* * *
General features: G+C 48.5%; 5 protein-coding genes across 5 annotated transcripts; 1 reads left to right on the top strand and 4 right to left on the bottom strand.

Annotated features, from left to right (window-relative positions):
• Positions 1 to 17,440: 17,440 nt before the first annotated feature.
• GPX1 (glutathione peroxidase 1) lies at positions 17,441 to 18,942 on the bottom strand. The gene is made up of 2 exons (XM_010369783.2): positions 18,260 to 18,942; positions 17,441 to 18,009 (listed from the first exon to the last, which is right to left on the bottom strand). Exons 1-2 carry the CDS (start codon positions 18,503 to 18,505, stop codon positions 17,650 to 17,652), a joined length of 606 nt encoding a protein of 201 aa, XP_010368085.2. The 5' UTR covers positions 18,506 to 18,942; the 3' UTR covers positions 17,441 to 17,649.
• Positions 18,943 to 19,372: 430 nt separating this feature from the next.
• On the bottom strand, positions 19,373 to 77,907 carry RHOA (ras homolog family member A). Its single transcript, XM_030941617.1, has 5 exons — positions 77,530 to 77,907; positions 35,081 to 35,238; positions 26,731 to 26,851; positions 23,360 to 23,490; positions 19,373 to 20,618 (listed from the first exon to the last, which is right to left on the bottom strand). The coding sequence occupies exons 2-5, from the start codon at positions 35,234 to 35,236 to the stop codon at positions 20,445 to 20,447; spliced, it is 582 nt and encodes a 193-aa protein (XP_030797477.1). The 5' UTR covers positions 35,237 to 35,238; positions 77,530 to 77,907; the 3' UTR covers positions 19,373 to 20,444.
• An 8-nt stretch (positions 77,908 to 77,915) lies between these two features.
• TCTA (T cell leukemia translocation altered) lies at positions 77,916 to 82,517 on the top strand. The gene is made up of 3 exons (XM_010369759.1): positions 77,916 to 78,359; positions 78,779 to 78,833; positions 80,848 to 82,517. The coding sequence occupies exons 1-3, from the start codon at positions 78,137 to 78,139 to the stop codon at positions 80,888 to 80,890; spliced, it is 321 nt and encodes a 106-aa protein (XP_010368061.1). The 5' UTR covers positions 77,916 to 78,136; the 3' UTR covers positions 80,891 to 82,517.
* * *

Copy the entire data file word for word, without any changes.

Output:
General features: G+C 48.5%; 5 protein-coding genes across 5 annotated transcripts; 1 reads left to right on the top strand and 4 right to left on the bottom strand.

Annotated features, from left to right (window-relative positions):
• Positions 1 to 17,440: 17,440 nt before the first annotated feature.
• GPX1 (glutathione peroxidase 1) lies at positions 17,441 to 18,942 on the bottom strand. The gene is made up of 2 exons (XM_010369783.2): positions 18,260 to 18,942; positions 17,441 to 18,009 (listed from the first exon to the last, which is right to left on the bottom strand). Exons 1-2 carry the CDS (start codon positions 18,503 to 18,505, stop codon positions 17,650 to 17,652), a joined length of 606 nt encoding a protein of 201 aa, XP_010368085.2. The 5' UTR covers positions 18,506 to 18,942; the 3' UTR covers positions 17,441 to 17,649.
• Positions 18,943 to 19,372: 430 nt separating this feature from the next.
• On the bottom strand, positions 19,373 to 77,907 carry RHOA (ras homolog family member A). Its single transcript, XM_030941617.1, has 5 exons — positions 77,530 to 77,907; positions 35,081 to 35,238; positions 26,731 to 26,851; positions 23,360 to 23,490; positions 19,373 to 20,618 (listed from the first exon to the last, which is right to left on the bottom strand). The coding sequence occupies exons 2-5, from the start codon at positions 35,234 to 35,236 to the stop codon at positions 20,445 to 20,447; spliced, it is 582 nt and encodes a 193-aa protein (XP_030797477.1). The 5' UTR covers positions 35,237 to 35,238; positions 77,530 to 77,907; the 3' UTR covers positions 19,373 to 20,444.
• An 8-nt stretch (positions 77,908 to 77,915) lies between these two features.
• TCTA (T cell leukemia translocation altered) lies at positions 77,916 to 82,517 on the top strand. The gene is made up of 3 exons (XM_010369759.1): positions 77,916 to 78,359; positions 78,779 to 78,833; positions 80,848 to 82,517. The coding sequence occupies exons 1-3, from the start codon at positions 78,137 to 78,139 to the stop codon at positions 80,888 to 80,890; spliced, it is 321 nt and encodes a 106-aa protein (XP_010368061.1). The 5' UTR covers positions 77,916 to 78,136; the 3' UTR covers positions 80,891 to 82,517.